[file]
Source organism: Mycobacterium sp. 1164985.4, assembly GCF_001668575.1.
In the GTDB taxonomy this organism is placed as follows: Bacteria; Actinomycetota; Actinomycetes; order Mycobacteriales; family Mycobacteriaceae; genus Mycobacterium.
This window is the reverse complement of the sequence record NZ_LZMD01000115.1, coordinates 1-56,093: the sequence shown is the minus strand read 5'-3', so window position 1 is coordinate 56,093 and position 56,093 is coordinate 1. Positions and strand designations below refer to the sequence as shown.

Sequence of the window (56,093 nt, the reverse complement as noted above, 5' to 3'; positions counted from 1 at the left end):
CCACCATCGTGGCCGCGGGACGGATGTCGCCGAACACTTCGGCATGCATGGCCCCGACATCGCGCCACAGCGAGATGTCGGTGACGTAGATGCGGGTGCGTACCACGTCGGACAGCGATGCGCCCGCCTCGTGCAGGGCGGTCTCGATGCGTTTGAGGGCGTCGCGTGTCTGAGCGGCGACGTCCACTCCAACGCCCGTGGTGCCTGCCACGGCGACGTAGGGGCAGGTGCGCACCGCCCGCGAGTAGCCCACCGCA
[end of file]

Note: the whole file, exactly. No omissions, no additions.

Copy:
Source organism: Mycobacterium sp. 1164985.4, assembly GCF_001668575.1.
In the GTDB taxonomy this organism is placed as follows: Bacteria; Actinomycetota; Actinomycetes; order Mycobacteriales; family Mycobacteriaceae; genus Mycobacterium.
This window is the reverse complement of the sequence record NZ_LZMD01000115.1, coordinates 1-56,093: the sequence shown is the minus strand read 5'-3', so window position 1 is coordinate 56,093 and position 56,093 is coordinate 1. Positions and strand designations below refer to the sequence as shown.

Sequence of the window (56,093 nt, the reverse complement as noted above, 5' to 3'; positions counted from 1 at the left end):
CCACCATCGTGGCCGCGGGACGGATGTCGCCGAACACTTCGGCATGCATGGCCCCGACATCGCGCCACAGCGAGATGTCGGTGACGTAGATGCGGGTGCGTACCACGTCGGACAGCGATGCGCCCGCCTCGTGCAGGGCGGTCTCGATGCGTTTGAGGGCGTCGCGTGTCTGAGCGGCGACGTCCACTCCAACGCCCGTGGTGCCTGCCACGGCGACGTAGGGGCAGGTGCGCACCGCCCGCGAGTAGCCCACCGCA